13. At the end of your trip, if you have a fair amount of loose change left and you don't want to keep it, donate it to a homeless person or leave it as a tip. No point taking it home if you don't want it - you might as well brighten someone's day instead.

14. Use Seat Guru to find the best plane seats. You don't want to book a seat with a broken TV screen or no plug socket.

15. Take a pen with you! You never know when you might need one. Depending on where you're going, you might need to complete a customs form, and flight attendants aren't going to have enough pens for everyone. In that situation, a pen is like gold.

What are your top travel tips?


Saturday, 13 July 2019

Italy: Day 5 | Vatican City and the Baths of Caracalla

Welcome to the last post in my Italy series! Click here to read the previous post.


On Thursday morning we visited the Vatican City. We had already booked tickets online, which included skip-the-line access to the Vatican museums and the Sistine Chapel. Skip-the-line access is a must because the lines are hours long otherwise.

When we hopped off the tram, we were immediately accosted by some dude in a hat with a map, so basically Dora the Explorer but male. He immediately told us he wasn't going to sell us anything and he just wanted to show us where to go, so, like, fine. And then he somehow tricked Alex into upgrading our tickets for €79 so that we could go on a guided tour, with skip-the-line access... I kept telling them we already had that but no one listens to me. I could've just thrown €79 down the shitter, it would've been quicker, but hey ho! Moral of the story: just walk away. Don't even enter into a conversation because that's how they trap you. Rome is FULL of people like this - more so, I would say, than London, or Paris, or any other big cities I've visited. Just walk away.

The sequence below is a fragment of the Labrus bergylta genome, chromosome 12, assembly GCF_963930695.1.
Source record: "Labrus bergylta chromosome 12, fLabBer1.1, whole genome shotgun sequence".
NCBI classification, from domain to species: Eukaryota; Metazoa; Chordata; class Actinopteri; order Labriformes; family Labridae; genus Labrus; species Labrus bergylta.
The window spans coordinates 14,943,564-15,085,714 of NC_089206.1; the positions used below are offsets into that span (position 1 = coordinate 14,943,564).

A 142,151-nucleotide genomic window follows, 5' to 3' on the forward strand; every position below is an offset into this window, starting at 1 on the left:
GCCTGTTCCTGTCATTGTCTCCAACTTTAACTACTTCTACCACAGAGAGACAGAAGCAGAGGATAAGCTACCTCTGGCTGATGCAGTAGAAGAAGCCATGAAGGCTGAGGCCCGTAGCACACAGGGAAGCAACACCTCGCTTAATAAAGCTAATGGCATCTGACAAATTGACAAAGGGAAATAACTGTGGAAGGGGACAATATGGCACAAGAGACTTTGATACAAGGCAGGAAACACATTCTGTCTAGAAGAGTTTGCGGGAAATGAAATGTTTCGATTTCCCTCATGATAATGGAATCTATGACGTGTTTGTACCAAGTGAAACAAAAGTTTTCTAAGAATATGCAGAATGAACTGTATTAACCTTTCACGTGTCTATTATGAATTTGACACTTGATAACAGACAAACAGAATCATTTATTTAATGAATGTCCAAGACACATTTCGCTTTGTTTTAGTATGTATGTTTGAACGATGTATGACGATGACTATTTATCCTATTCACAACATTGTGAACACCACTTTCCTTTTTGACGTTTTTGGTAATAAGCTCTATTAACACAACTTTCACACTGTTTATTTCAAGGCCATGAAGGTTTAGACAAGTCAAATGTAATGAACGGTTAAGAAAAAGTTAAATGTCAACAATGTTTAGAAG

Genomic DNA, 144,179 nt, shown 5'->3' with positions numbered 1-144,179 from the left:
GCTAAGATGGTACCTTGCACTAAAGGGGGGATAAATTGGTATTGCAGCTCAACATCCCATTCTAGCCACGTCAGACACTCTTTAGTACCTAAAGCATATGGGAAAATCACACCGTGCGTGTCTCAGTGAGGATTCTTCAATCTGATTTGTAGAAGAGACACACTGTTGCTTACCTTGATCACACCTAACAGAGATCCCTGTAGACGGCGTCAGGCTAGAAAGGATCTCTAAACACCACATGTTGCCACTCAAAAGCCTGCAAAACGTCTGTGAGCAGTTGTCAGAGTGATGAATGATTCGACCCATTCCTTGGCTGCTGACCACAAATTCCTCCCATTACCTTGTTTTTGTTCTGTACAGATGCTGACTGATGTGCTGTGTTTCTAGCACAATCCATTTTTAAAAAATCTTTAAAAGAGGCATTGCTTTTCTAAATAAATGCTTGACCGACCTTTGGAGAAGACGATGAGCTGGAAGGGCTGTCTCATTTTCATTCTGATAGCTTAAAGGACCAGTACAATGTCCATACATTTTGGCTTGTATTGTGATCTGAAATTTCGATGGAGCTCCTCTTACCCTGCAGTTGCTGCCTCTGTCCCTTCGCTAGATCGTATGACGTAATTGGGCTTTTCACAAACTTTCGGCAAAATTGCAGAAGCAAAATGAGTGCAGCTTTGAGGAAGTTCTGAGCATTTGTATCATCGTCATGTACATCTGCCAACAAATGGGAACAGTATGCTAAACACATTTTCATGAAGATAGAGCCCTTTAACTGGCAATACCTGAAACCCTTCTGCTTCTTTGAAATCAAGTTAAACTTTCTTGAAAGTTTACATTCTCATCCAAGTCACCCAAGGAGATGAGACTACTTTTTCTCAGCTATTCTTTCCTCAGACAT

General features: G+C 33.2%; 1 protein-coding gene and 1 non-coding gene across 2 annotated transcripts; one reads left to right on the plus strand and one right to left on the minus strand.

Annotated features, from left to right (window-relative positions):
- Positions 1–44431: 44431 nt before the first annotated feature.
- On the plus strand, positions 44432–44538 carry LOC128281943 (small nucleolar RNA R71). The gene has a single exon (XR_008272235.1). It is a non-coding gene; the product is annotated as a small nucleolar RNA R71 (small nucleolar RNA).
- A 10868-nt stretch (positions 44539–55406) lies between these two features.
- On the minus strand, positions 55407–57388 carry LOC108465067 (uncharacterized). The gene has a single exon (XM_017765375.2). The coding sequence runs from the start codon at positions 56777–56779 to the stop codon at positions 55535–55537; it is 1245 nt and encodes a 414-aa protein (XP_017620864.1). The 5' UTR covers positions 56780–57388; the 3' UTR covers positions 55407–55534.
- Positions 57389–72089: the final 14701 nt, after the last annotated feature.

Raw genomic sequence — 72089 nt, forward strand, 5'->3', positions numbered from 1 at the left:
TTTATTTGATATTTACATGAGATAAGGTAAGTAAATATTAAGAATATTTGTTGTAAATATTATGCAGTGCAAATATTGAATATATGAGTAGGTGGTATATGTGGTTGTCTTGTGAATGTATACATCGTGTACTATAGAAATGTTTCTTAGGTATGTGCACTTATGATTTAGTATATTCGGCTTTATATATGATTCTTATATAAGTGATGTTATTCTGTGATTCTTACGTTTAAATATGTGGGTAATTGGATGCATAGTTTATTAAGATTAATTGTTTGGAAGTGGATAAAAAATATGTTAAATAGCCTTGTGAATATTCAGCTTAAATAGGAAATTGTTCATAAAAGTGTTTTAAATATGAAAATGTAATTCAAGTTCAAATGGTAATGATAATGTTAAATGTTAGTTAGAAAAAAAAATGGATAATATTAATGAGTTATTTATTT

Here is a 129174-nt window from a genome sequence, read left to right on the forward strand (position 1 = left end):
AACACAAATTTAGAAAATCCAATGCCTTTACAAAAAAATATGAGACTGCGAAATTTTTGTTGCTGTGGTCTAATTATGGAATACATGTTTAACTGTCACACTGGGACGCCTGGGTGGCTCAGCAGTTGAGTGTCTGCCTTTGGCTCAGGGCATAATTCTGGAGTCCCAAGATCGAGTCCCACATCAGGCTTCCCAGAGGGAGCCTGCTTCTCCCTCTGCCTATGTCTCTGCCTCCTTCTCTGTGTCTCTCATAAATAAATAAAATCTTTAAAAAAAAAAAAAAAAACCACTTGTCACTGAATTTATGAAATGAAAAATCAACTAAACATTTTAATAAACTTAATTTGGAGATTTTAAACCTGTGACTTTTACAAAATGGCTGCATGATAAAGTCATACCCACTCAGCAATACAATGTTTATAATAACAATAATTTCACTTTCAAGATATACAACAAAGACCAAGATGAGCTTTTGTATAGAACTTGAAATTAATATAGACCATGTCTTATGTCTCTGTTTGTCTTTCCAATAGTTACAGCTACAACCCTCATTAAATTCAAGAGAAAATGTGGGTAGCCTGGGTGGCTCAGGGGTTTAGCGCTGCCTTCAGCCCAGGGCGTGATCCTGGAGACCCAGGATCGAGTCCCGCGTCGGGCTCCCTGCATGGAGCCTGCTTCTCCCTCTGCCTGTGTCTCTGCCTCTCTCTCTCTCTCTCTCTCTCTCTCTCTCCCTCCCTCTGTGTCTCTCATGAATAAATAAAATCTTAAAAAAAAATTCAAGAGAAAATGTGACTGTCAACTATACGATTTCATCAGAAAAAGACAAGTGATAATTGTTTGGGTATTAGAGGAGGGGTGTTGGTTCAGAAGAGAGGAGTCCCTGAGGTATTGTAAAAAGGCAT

Saturday, 6 July 2019

Italy: Days 3 & 4 | Climbing Mount Vesuvius and Taking an Authentic Pizza Class

Welcome back to my series of posts from Italy! Click here to read the first post.


On Tuesday we got the train to Naples, before getting a coach to a little way up Mount Vesuvius, mainland Europe's only active volcano. Guys, it was terrifying. We had to reverse down the mountain whenever another coach came towards us. BUT ANYWAY.

Climbing Mount Vesuvius is physically the hardest thing I've ever done. It was burning hot with no shade, I only had a little water left, and the climb was much steeper than I had anticipated. Plus, you're not just walking on concrete, you're trudging through ash for a solid 30-40 minutes.

The views were worth it though, even if I did have to keep stopping to die a little bit.


That's the crater! Once we got down, I immediately purchased an ice cream. If you can't have an ice cream after climbing a volcano, when can you?

Back in Rome, we did a couple of little bits we wanted to see, like the Trevi fountain and the Spanish Steps, before heading back to the house.